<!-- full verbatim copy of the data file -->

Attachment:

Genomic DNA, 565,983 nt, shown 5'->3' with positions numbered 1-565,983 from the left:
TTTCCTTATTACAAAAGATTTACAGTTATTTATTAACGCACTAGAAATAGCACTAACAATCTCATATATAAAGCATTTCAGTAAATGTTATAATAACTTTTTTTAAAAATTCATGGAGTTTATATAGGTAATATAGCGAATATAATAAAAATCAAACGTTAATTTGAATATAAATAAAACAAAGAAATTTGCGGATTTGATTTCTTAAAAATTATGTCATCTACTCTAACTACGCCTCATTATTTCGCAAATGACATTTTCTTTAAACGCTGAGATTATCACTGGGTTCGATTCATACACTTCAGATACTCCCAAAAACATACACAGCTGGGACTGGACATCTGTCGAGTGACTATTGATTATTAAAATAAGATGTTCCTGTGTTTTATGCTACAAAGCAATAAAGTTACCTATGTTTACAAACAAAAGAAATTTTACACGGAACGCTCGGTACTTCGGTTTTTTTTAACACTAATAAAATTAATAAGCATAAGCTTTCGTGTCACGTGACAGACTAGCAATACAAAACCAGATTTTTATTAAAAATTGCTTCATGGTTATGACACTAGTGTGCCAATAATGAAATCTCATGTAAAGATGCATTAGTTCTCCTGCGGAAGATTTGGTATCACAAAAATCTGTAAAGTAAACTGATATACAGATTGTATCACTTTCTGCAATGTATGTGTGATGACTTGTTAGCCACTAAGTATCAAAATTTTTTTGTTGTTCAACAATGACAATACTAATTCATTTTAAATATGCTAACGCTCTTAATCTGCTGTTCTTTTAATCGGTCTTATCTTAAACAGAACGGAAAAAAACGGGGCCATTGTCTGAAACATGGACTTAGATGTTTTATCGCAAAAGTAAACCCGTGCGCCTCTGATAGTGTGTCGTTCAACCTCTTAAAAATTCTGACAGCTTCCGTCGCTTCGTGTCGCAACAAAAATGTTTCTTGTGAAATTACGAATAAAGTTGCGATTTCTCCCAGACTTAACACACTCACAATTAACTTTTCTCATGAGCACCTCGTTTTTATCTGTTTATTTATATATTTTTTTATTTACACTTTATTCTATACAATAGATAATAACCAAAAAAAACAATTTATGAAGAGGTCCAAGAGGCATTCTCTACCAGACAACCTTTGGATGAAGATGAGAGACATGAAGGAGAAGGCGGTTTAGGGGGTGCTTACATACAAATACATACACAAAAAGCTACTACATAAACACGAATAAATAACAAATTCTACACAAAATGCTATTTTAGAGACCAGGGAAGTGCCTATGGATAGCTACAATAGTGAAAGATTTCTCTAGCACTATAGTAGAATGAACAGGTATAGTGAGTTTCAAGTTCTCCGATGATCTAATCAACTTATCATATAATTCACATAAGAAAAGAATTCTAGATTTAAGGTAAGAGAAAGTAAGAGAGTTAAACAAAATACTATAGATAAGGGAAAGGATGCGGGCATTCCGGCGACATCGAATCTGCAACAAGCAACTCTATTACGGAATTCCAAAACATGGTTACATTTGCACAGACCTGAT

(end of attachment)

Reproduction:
Genomic DNA, 565,983 nt, shown 5'->3' with positions numbered 1-565,983 from the left:
TTTCCTTATTACAAAAGATTTACAGTTATTTATTAACGCACTAGAAATAGCACTAACAATCTCATATATAAAGCATTTCAGTAAATGTTATAATAACTTTTTTTAAAAATTCATGGAGTTTATATAGGTAATATAGCGAATATAATAAAAATCAAACGTTAATTTGAATATAAATAAAACAAAGAAATTTGCGGATTTGATTTCTTAAAAATTATGTCATCTACTCTAACTACGCCTCATTATTTCGCAAATGACATTTTCTTTAAACGCTGAGATTATCACTGGGTTCGATTCATACACTTCAGATACTCCCAAAAACATACACAGCTGGGACTGGACATCTGTCGAGTGACTATTGATTATTAAAATAAGATGTTCCTGTGTTTTATGCTACAAAGCAATAAAGTTACCTATGTTTACAAACAAAAGAAATTTTACACGGAACGCTCGGTACTTCGGTTTTTTTTAACACTAATAAAATTAATAAGCATAAGCTTTCGTGTCACGTGACAGACTAGCAATACAAAACCAGATTTTTATTAAAAATTGCTTCATGGTTATGACACTAGTGTGCCAATAATGAAATCTCATGTAAAGATGCATTAGTTCTCCTGCGGAAGATTTGGTATCACAAAAATCTGTAAAGTAAACTGATATACAGATTGTATCACTTTCTGCAATGTATGTGTGATGACTTGTTAGCCACTAAGTATCAAAATTTTTTTGTTGTTCAACAATGACAATACTAATTCATTTTAAATATGCTAACGCTCTTAATCTGCTGTTCTTTTAATCGGTCTTATCTTAAACAGAACGGAAAAAAACGGGGCCATTGTCTGAAACATGGACTTAGATGTTTTATCGCAAAAGTAAACCCGTGCGCCTCTGATAGTGTGTCGTTCAACCTCTTAAAAATTCTGACAGCTTCCGTCGCTTCGTGTCGCAACAAAAATGTTTCTTGTGAAATTACGAATAAAGTTGCGATTTCTCCCAGACTTAACACACTCACAATTAACTTTTCTCATGAGCACCTCGTTTTTATCTGTTTATTTATATATTTTTTTATTTACACTTTATTCTATACAATAGATAATAACCAAAAAAAACAATTTATGAAGAGGTCCAAGAGGCATTCTCTACCAGACAACCTTTGGATGAAGATGAGAGACATGAAGGAGAAGGCGGTTTAGGGGGTGCTTACATACAAATACATACACAAAAAGCTACTACATAAACACGAATAAATAACAAATTCTACACAAAATGCTATTTTAGAGACCAGGGAAGTGCCTATGGATAGCTACAATAGTGAAAGATTTCTCTAGCACTATAGTAGAATGAACAGGTATAGTGAGTTTCAAGTTCTCCGATGATCTAATCAACTTATCATATAATTCACATAAGAAAAGAATTCTAGATTTAAGGTAAGAGAAAGTAAGAGAGTTAAACAAAATACTATAGATAAGGGAAAGGATGCGGGCATTCCGGCGACATCGAATCTGCAACAAGCAACTCTATTACGGAATTCCAAAACATGGTTACATTTGCACAGACCTGAT